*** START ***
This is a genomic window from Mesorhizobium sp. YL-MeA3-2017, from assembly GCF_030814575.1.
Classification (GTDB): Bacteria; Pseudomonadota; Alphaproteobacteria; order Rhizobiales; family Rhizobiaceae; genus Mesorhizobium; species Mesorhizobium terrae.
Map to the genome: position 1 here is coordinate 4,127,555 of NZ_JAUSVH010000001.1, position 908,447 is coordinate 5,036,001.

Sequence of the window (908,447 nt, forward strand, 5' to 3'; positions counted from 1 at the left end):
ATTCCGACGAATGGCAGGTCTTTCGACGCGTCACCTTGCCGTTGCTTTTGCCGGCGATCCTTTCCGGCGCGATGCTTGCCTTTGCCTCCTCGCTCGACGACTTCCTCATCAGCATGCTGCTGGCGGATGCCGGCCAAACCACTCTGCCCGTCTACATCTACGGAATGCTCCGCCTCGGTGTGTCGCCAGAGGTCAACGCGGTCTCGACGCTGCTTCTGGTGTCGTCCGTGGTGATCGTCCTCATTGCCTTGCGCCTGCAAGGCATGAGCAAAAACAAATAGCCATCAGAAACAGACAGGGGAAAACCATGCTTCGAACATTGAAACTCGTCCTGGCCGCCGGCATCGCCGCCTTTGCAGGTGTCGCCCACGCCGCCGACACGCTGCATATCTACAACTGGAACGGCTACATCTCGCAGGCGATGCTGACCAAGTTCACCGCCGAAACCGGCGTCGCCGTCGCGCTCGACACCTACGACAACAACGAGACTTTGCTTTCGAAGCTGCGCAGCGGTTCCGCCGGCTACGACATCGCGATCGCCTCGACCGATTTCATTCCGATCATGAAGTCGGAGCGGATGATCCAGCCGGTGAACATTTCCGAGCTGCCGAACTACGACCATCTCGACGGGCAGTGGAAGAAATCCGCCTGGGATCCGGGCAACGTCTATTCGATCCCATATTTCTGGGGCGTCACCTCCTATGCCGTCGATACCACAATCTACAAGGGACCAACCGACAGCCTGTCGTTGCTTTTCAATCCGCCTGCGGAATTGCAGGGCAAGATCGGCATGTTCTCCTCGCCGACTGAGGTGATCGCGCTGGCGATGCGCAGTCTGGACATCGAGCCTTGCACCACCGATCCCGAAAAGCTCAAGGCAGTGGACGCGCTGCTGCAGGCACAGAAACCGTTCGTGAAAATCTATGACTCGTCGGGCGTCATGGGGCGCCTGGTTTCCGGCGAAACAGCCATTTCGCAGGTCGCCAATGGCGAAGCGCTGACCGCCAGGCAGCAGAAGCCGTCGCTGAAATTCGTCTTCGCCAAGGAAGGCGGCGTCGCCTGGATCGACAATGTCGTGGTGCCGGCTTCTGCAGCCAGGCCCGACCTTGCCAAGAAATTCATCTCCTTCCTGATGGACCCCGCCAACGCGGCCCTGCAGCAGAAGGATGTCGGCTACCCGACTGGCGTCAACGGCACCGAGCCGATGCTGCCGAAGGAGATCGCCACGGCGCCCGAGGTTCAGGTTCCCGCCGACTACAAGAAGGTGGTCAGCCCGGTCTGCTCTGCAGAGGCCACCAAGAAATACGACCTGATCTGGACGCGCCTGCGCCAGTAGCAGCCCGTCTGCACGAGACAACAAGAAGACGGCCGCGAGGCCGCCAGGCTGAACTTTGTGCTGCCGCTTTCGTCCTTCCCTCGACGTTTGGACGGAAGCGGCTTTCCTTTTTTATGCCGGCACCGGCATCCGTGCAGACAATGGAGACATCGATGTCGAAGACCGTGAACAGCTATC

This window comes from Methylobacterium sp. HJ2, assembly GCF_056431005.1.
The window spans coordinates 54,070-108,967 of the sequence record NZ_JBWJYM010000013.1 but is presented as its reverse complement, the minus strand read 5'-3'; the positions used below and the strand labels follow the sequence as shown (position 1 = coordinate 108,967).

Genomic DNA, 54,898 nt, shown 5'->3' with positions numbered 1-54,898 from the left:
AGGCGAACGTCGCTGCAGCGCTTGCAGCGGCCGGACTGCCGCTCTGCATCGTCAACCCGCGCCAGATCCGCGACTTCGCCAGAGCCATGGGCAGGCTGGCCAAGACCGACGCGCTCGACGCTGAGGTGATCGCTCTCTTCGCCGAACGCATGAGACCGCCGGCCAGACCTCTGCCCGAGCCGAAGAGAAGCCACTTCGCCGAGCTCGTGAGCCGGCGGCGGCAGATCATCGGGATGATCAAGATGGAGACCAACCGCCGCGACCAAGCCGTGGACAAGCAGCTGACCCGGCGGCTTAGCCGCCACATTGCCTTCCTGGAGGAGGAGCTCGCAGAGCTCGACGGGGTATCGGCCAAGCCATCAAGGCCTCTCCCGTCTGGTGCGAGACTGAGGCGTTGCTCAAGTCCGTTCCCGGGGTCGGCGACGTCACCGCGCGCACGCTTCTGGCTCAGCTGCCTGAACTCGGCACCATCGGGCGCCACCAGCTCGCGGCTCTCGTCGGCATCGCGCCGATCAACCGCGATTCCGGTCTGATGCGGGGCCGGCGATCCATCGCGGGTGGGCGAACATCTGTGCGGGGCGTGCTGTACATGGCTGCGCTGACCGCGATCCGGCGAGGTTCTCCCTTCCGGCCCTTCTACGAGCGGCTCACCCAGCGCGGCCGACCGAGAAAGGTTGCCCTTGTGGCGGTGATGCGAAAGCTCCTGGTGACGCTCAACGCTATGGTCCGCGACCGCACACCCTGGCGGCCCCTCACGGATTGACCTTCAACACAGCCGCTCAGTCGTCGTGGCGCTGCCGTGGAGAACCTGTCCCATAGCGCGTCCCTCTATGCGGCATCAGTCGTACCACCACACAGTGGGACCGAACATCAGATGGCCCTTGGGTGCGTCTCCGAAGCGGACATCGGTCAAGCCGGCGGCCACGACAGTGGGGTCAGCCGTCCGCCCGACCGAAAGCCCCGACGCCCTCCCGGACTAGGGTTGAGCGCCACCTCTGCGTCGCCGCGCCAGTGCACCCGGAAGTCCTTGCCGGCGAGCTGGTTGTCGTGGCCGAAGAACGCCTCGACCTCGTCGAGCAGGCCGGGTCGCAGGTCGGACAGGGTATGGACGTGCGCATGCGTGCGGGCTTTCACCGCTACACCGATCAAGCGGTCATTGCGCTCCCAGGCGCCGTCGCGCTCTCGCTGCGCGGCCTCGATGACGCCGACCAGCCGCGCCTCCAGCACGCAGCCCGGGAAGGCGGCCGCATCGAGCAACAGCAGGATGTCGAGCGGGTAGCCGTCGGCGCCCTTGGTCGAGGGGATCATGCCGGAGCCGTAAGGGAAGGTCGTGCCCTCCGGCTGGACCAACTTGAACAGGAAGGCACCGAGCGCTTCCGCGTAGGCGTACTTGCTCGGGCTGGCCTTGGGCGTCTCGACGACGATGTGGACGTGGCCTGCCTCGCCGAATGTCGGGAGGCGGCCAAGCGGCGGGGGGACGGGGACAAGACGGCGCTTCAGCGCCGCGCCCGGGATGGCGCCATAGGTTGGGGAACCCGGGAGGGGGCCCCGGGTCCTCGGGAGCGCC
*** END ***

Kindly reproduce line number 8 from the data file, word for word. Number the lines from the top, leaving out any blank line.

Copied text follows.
Genomic DNA, 54,898 nt, shown 5'->3' with positions numbered 1-54,898 from the left: